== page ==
How do companies effectively leverage data visualization tools? For many C-level and IT professionals, the solution often seems tied to bigger budgets and better spending—but shouldn’t the right tools make the process of sorting, analyzing, and elegantly displaying data easier? And they do, up to a point. But best-in-class software only takes organizations so far. Now, a professor at the University of Nebraska is using Lego blocks as the foundation for understanding Big Data visualization. How can companies tap into this kind of brick-by-brick learning?
According to the American Journalism Review, Professor Matt Waite has struggled in the past to effectively teach the fundamentals of data visualization to his journalism students. Inspired by Mashable’s “Lego Congress Timelapse,” Waite decided to try Lego in the classroom instead of starting with software interfaces. He chose a high-profile target for students’ first visualization: the 2015 Super Bowl. Waite said the Lego blocks had an effect, noting that students “immediately set about discussing what they would visualize and how they were going to make the bricks mean something.” Rather than focusing on the abstract commands often associated with Big Data software, Waite’s class was able to dive in headfirst and start building Lego visualizations on their own.
Waite’s experiment speaks to the critical challenge of data visualization: making data meaningful. Without the ability to immediately grab and engage users, the impact of these visualizations is reduced, and if data sourced isn’t clearly linked to actionable outcomes, the effort of creating visual representations may be wasted.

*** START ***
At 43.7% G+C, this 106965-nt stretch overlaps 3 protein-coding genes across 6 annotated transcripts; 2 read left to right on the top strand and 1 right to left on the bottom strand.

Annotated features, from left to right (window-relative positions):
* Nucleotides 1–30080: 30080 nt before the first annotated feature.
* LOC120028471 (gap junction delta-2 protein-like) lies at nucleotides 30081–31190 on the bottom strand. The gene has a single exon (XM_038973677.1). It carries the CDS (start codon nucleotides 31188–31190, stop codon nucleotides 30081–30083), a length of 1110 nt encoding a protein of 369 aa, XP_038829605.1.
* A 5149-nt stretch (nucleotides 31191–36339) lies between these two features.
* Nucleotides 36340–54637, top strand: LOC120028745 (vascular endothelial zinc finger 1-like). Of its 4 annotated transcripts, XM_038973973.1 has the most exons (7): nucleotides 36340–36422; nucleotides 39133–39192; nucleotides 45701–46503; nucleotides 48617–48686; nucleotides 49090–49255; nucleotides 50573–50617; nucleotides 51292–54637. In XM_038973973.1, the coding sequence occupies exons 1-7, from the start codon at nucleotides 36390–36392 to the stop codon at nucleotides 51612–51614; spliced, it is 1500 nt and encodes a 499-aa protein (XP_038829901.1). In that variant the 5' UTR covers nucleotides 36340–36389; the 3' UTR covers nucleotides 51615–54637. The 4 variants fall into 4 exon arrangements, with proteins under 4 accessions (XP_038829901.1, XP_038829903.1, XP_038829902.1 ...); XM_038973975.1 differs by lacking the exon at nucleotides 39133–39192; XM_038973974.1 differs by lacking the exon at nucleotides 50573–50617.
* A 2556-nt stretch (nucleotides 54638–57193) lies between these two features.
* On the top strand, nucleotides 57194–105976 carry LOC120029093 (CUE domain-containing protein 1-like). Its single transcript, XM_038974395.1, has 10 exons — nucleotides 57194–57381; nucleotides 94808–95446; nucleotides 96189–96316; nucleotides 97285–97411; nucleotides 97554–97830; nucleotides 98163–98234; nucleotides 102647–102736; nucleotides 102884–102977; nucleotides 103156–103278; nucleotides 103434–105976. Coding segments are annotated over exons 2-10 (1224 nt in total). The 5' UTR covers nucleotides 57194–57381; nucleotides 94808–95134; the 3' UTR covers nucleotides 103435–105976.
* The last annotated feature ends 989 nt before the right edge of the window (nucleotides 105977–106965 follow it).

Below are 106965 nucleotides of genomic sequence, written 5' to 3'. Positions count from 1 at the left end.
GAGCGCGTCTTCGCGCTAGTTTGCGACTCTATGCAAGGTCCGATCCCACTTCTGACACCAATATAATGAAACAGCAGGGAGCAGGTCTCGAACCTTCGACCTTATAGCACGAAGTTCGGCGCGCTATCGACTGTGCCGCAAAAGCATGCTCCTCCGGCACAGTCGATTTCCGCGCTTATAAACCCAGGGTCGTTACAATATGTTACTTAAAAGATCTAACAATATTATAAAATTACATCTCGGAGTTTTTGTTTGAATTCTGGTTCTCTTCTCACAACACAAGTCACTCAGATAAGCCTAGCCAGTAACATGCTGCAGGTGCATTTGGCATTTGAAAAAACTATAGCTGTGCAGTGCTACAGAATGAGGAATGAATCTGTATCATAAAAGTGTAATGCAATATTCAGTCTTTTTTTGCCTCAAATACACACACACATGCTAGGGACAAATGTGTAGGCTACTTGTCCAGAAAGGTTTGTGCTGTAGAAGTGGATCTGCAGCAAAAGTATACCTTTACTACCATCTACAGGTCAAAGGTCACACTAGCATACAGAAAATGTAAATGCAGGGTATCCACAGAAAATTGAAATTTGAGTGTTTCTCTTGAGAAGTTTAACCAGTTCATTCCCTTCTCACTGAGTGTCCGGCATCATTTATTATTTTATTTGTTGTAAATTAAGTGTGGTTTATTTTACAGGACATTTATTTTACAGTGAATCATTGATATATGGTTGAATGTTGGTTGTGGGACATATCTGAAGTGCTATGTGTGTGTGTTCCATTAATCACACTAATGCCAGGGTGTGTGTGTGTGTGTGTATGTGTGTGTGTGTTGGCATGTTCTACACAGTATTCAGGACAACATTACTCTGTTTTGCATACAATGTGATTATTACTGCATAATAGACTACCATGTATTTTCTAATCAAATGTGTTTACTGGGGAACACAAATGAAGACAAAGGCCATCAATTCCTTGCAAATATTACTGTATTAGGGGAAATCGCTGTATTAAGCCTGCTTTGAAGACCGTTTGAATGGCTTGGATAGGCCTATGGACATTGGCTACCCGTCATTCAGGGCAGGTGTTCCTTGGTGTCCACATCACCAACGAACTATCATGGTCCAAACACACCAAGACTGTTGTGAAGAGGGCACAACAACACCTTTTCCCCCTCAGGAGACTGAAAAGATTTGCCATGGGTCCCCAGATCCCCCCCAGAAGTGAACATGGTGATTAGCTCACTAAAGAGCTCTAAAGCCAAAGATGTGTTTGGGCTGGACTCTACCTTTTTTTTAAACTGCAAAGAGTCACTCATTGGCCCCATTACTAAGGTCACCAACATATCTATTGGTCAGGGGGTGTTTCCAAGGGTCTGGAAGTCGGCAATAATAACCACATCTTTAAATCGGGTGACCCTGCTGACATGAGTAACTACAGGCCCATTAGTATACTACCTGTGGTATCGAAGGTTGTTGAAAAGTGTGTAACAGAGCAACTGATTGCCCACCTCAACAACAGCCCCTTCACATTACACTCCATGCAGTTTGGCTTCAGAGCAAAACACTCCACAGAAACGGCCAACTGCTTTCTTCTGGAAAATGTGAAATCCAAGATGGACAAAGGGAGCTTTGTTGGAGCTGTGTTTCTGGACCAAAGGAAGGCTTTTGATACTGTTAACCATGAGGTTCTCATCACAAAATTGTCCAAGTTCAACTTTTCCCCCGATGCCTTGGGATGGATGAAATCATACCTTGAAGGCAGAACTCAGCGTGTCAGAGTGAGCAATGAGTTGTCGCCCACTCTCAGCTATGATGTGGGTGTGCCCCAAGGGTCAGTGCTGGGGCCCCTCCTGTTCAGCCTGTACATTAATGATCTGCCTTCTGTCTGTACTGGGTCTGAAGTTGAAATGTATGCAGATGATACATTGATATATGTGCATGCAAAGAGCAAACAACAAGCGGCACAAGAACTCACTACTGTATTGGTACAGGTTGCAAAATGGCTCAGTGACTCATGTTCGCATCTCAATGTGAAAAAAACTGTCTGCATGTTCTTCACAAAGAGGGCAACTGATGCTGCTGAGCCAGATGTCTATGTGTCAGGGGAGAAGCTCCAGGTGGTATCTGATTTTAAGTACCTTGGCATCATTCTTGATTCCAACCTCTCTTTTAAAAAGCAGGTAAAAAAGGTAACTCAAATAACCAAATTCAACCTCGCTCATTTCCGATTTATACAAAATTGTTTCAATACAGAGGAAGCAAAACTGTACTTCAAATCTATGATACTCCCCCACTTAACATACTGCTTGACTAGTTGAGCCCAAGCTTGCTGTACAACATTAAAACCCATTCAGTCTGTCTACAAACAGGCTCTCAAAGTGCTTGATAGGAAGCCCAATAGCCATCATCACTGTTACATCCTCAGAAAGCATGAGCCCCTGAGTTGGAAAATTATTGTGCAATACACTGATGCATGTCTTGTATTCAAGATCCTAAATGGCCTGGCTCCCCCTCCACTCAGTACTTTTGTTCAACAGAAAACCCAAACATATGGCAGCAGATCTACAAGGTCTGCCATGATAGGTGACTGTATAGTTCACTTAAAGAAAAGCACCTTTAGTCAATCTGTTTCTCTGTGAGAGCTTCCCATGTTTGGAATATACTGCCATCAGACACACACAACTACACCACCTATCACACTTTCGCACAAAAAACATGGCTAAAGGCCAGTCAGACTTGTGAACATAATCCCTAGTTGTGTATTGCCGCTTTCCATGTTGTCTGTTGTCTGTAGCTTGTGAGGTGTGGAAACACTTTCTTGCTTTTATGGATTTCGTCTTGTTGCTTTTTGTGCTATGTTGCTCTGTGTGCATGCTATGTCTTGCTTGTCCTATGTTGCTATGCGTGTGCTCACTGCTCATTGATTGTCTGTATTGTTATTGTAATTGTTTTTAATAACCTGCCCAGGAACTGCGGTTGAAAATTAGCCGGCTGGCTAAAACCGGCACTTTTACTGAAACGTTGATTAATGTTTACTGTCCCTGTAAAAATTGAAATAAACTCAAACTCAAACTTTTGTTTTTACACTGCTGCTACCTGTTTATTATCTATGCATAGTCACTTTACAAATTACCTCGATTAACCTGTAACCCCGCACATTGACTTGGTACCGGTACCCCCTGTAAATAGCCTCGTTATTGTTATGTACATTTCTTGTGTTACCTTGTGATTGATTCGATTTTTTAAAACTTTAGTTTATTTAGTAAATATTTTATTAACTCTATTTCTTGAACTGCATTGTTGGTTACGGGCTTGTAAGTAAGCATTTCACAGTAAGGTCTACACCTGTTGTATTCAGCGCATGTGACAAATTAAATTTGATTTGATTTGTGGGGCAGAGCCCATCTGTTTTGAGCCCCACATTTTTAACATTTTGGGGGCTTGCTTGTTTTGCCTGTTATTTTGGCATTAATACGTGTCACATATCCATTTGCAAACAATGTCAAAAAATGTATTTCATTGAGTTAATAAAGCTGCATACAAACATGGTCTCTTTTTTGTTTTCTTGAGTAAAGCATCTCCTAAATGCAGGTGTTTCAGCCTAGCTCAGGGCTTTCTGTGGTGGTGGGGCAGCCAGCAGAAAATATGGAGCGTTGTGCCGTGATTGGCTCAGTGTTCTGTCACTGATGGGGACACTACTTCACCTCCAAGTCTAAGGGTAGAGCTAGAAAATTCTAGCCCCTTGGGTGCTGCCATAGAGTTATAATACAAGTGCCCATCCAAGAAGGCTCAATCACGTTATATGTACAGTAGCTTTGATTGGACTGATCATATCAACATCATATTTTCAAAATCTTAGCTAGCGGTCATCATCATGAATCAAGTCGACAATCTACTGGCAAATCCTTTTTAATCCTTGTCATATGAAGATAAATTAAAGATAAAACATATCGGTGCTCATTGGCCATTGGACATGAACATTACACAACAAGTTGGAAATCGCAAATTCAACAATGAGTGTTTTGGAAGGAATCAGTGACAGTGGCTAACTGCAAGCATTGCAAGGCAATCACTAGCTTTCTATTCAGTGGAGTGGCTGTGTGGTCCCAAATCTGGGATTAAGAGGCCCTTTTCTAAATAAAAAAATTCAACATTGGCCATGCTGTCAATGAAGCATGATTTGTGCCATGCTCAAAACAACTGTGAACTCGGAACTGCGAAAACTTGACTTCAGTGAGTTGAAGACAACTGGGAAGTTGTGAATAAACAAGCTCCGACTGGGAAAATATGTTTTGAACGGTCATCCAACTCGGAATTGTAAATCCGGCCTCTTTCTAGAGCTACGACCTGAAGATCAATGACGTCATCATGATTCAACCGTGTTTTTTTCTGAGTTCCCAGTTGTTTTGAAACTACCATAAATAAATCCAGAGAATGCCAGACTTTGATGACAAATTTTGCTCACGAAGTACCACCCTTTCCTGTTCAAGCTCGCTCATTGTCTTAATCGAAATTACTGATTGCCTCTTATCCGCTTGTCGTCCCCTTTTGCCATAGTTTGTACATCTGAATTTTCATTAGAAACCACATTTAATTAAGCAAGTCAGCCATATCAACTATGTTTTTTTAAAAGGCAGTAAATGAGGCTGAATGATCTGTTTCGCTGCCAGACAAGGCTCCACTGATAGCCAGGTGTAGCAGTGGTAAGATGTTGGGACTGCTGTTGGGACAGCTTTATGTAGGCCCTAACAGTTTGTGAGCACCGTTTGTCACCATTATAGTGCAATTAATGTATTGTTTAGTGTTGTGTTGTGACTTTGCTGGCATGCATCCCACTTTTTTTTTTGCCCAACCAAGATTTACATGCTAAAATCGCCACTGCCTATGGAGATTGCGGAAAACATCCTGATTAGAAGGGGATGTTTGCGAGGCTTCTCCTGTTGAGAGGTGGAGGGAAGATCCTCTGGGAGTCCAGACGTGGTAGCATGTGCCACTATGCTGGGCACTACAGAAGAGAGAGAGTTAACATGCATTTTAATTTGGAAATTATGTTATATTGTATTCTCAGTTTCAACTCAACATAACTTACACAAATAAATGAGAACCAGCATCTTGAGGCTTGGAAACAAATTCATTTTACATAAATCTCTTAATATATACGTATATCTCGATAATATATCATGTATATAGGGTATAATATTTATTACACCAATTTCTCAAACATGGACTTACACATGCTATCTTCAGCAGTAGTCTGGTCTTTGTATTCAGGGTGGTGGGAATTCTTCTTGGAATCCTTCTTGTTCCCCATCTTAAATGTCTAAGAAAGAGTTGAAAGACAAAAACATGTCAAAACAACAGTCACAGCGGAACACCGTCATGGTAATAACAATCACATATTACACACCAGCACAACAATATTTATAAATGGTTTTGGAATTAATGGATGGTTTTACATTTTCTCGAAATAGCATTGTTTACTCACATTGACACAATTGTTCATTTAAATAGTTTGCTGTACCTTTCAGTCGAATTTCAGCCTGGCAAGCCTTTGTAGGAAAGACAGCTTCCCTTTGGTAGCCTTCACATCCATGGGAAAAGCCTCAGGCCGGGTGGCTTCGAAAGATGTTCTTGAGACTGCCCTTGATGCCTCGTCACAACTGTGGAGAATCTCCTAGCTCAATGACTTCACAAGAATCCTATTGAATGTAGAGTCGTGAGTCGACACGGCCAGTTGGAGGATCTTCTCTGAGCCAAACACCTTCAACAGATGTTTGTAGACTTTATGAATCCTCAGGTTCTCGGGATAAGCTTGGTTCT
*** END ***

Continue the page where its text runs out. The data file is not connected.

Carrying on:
Tech.co speaks to the impact of an emerging form of visualizations: interactive webgraphics. The article notes that these images provide a number of benefits including a break from “data dump,” along with content that encourages users to share rather than simply observe and forget. No matter what form companies choose for their data visualizations, these are essential aspects to consider.
The bottom line for data visualizations? It’s all in the foundation. Just like Lego, it’s a good idea to start small, start simple, and have some of idea of the finished product—by assigning clear meaning to each aspect of an image, companies can avoid the common pitfalls of over-used infographics and instead create content which both speaks to users and encourages them to share what they’ve learned.